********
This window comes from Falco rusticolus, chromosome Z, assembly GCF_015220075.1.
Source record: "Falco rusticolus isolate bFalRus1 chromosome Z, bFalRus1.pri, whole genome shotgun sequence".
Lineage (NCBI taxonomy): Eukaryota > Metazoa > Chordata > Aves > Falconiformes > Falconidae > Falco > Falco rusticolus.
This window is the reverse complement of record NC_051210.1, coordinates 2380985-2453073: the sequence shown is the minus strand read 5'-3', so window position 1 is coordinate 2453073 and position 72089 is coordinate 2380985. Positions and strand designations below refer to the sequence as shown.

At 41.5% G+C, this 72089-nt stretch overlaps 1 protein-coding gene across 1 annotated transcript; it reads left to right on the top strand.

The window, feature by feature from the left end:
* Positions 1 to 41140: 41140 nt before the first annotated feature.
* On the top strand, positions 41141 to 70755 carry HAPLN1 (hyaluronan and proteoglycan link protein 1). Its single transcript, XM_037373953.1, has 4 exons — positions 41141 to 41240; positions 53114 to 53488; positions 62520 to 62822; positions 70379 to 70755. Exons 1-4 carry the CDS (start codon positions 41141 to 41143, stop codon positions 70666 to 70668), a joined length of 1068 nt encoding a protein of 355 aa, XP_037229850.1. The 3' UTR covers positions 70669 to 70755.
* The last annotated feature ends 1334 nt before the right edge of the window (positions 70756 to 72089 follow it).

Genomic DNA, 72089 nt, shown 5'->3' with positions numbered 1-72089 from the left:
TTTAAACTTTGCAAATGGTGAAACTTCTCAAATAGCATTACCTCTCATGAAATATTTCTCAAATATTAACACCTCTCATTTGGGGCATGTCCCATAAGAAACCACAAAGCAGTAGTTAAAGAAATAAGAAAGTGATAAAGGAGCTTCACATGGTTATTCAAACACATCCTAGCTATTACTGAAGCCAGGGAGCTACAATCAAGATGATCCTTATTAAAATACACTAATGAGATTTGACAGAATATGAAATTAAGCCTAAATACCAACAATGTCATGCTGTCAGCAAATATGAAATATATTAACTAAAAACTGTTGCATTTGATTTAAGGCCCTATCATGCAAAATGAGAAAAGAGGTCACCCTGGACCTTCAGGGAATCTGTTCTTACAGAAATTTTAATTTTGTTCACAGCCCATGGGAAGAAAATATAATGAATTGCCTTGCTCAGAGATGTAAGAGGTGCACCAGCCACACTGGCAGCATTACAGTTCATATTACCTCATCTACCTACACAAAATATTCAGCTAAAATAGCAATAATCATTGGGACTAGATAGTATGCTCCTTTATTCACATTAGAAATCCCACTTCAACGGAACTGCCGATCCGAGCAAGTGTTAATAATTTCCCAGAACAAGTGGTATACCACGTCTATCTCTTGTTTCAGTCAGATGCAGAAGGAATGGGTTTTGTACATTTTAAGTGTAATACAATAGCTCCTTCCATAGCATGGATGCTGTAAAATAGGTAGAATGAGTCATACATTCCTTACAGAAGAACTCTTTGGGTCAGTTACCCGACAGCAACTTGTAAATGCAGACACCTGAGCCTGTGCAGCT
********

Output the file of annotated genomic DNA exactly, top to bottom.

This window comes from Falco rusticolus, chromosome Z, assembly GCF_015220075.1.
Source record: "Falco rusticolus isolate bFalRus1 chromosome Z, bFalRus1.pri, whole genome shotgun sequence".
Lineage (NCBI taxonomy): Eukaryota > Metazoa > Chordata > Aves > Falconiformes > Falconidae > Falco > Falco rusticolus.
This window is the reverse complement of record NC_051210.1, coordinates 2380985-2453073: the sequence shown is the minus strand read 5'-3', so window position 1 is coordinate 2453073 and position 72089 is coordinate 2380985. Positions and strand designations below refer to the sequence as shown.

At 41.5% G+C, this 72089-nt stretch overlaps 1 protein-coding gene across 1 annotated transcript; it reads left to right on the top strand.

The window, feature by feature from the left end:
* Positions 1 to 41140: 41140 nt before the first annotated feature.
* On the top strand, positions 41141 to 70755 carry HAPLN1 (hyaluronan and proteoglycan link protein 1). Its single transcript, XM_037373953.1, has 4 exons — positions 41141 to 41240; positions 53114 to 53488; positions 62520 to 62822; positions 70379 to 70755. Exons 1-4 carry the CDS (start codon positions 41141 to 41143, stop codon positions 70666 to 70668), a joined length of 1068 nt encoding a protein of 355 aa, XP_037229850.1. The 3' UTR covers positions 70669 to 70755.
* The last annotated feature ends 1334 nt before the right edge of the window (positions 70756 to 72089 follow it).

Genomic DNA, 72089 nt, shown 5'->3' with positions numbered 1-72089 from the left:
TTTAAACTTTGCAAATGGTGAAACTTCTCAAATAGCATTACCTCTCATGAAATATTTCTCAAATATTAACACCTCTCATTTGGGGCATGTCCCATAAGAAACCACAAAGCAGTAGTTAAAGAAATAAGAAAGTGATAAAGGAGCTTCACATGGTTATTCAAACACATCCTAGCTATTACTGAAGCCAGGGAGCTACAATCAAGATGATCCTTATTAAAATACACTAATGAGATTTGACAGAATATGAAATTAAGCCTAAATACCAACAATGTCATGCTGTCAGCAAATATGAAATATATTAACTAAAAACTGTTGCATTTGATTTAAGGCCCTATCATGCAAAATGAGAAAAGAGGTCACCCTGGACCTTCAGGGAATCTGTTCTTACAGAAATTTTAATTTTGTTCACAGCCCATGGGAAGAAAATATAATGAATTGCCTTGCTCAGAGATGTAAGAGGTGCACCAGCCACACTGGCAGCATTACAGTTCATATTACCTCATCTACCTACACAAAATATTCAGCTAAAATAGCAATAATCATTGGGACTAGATAGTATGCTCCTTTATTCACATTAGAAATCCCACTTCAACGGAACTGCCGATCCGAGCAAGTGTTAATAATTTCCCAGAACAAGTGGTATACCACGTCTATCTCTTGTTTCAGTCAGATGCAGAAGGAATGGGTTTTGTACATTTTAAGTGTAATACAATAGCTCCTTCCATAGCATGGATGCTGTAAAATAGGTAGAATGAGTCATACATTCCTTACAGAAGAACTCTTTGGGTCAGTTACCCGACAGCAACTTGTAAATGCAGACACCTGAGCCTGTGCAGCT